Almost exclusively, the kitchen, shower areas (if fitted) and any other modern luxuries are fitted to the outside of the trailer or pull out so they can be used under the awning. Camper trailers are the kings of outdoor living and with a good awning and decent camp chairs, it can be as comfortable as any other RV accommodation, even if it takes a few extra minutes to set up.
For those that want the comforts of a caravan (indoor kitchen, big beds, indoor living comforts, the wind-up roof campers that have been popularised by Jayco, are a great choice. Available in on-road or off-road variations from a number of different companies, these are the closest thing to a caravan, but without the towing bulk or price tag. They’re a great choice for families or those with smaller capacity tow cars.
Increasingly there’s a small trend to trailers that are less camper and more storage. Be that for big-boys’ toys like motorbikes and tinnies, or muscle powered amusements like bikes, kayaks or surfboards, there’s a growing range of trailers that have great kitchens, heaps of storage space but just a simple roof-top tent as accommodation. These are really well suited to more rugged adventures where the destination is just the beginning. Expect to pay at least $10,000 if its fitted with a tent of any description.
Where to next?
Now that you’ve made up your mind on a travel companion, here’s some of the places you should probably plan to visit. None will leave you disappointed.
Victoria – The High Country
Whether you want to take the bitumen route along the B500 (the Great Alpine Way) or the more rugged off-road trips through the wilds of the Victorian High Country, there’s something for everyone in the mountains. Great camping, excellent fishing and even skiing, walking and white-water rafting await.
New South Wales – The Mid-North Coast
Between Port Macquarie and Coffs Harbour there’s an almost endless choice of experience for the camper. Tiny coastal towns stunning beaches are all linked by the network of bitumen roads, for those in on-road based rigs, while nearly all of the beaches can be driven on between towns, creating a very long off-road route for the more adventurous.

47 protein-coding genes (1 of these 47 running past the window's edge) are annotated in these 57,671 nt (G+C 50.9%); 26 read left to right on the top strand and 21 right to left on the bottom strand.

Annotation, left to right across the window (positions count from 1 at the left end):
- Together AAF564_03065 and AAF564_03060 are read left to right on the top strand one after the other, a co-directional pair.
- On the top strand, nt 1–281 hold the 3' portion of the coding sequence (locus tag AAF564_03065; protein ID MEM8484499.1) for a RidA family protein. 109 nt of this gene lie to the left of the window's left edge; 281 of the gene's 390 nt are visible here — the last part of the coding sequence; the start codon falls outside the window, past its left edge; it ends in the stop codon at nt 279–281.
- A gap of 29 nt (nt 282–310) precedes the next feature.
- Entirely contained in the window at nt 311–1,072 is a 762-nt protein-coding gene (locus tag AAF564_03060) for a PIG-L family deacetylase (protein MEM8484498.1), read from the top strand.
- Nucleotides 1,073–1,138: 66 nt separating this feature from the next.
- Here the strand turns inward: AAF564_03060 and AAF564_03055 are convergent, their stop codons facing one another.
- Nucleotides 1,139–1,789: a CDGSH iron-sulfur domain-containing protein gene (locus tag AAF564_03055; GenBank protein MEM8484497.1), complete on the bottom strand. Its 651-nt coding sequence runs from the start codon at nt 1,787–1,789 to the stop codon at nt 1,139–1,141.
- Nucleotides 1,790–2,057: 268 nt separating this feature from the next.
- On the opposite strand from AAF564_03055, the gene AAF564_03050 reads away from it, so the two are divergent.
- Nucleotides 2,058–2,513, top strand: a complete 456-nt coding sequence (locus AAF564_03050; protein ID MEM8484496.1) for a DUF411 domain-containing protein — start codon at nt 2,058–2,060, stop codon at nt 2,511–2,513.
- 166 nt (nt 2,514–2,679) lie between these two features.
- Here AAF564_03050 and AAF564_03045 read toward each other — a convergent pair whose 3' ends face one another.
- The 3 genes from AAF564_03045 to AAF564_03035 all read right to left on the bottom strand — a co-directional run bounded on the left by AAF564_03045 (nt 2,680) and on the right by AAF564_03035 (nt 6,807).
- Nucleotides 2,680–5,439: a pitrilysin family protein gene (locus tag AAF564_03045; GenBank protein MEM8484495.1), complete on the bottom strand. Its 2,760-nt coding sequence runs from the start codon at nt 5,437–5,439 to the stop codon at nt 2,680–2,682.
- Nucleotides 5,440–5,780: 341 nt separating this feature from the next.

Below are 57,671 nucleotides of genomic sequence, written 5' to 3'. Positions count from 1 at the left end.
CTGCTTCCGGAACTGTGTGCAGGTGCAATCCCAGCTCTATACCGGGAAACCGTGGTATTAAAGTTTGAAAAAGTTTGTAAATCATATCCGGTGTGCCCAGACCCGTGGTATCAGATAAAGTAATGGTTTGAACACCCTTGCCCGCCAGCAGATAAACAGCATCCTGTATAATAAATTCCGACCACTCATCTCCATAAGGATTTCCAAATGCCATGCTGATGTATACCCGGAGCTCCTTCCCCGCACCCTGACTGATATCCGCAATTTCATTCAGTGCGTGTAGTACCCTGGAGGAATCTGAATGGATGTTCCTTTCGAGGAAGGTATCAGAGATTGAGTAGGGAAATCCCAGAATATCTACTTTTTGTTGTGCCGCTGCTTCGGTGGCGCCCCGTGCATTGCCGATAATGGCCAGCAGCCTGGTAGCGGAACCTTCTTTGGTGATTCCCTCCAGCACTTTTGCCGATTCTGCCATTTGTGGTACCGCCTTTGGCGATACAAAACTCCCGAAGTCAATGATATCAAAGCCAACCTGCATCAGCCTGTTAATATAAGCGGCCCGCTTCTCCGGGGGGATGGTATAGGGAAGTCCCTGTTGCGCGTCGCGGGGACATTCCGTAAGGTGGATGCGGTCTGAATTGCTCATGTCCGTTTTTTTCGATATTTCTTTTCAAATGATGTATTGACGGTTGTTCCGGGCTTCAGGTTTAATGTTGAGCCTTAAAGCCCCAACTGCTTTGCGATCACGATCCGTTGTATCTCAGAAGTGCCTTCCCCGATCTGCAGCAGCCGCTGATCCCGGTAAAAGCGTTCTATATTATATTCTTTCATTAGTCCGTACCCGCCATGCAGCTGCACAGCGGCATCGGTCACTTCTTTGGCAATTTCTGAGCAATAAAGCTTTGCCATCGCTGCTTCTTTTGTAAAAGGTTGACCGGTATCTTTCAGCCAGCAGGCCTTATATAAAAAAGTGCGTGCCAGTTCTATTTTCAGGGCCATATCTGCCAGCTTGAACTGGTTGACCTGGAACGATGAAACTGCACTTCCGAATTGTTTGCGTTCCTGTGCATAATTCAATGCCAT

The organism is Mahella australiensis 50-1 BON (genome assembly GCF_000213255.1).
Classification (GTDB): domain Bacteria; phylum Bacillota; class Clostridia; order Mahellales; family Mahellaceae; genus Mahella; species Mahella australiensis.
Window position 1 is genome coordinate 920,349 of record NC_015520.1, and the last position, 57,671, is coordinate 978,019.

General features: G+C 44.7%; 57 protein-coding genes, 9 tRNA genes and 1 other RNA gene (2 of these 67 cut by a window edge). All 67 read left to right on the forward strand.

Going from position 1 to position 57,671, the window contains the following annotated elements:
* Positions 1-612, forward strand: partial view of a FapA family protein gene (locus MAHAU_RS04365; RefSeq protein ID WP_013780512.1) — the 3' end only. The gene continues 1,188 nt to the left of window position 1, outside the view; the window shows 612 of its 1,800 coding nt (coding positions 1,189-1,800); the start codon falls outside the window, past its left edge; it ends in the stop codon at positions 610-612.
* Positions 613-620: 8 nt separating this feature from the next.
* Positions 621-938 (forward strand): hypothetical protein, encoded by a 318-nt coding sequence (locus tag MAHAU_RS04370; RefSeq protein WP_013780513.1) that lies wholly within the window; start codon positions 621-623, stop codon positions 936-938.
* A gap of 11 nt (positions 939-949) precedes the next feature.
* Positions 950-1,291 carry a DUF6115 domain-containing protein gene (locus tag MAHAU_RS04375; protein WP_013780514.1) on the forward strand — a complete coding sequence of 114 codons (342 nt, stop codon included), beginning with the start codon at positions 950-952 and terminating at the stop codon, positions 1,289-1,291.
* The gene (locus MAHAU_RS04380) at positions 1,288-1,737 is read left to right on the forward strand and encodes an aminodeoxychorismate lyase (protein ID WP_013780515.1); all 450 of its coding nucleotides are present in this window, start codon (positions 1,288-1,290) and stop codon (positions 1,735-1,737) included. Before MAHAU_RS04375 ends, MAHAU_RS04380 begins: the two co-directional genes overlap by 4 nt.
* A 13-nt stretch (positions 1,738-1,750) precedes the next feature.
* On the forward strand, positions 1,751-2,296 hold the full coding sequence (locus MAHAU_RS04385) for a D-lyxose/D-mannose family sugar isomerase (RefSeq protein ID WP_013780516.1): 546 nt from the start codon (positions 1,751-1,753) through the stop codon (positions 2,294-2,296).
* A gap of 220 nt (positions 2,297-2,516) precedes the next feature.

Queensland – Rainbow Beach
A coastal playground that’s attractive to every sort of camper, there’s wonderful camping that’s two-wheel drive accessible, four-wheel drive accessible and even café accessible. Swim, surf, fish or just read a book on the sand, there’s something for everyone.
Northern Territory – Kakadu
Of the two hallmark NT destinations, Kakadu just tops Uluru for sheer wonder. Not only is it closer to Darwin than Uluru is to Alice Springs, there’s more to do, more budget camping options and the fishing is far better. Choose from off-road campsites next to remote billabongs or well-defined campsites near aboriginal rock-art galleries.
Western Australia – The South West Capes
Don’t underestimate how big Western Australia is, even just exploring a small part of it in the south west. Taking in Margaret River, Cape Leeuwin and even Albany and Esperance, the capes have incredible landscapes, almost limitless camping options and spectacular beaches.
South Australia – The Eyre Peninsula
One of the most stunning coastal stretches in Australia, it varies between calm waters where oysters grow almost to the size of plastic clam shells, to seemingly endless ocean cliffs that are pounded relentlessly by the Southern Ocean. With a mild climate and excellent camping, this is a highlight of South Aus.
Tasmania – The East Coast
Between Orford in the south and St Helens in the north, the Tassie east coast is wildly varied. Take in the wonder of Frecinet National Par, have little penguins waddle past at Bicheno and swim in crystal clear waters off Bay of Fires all while camping in the most charming little towns and campsites along the way.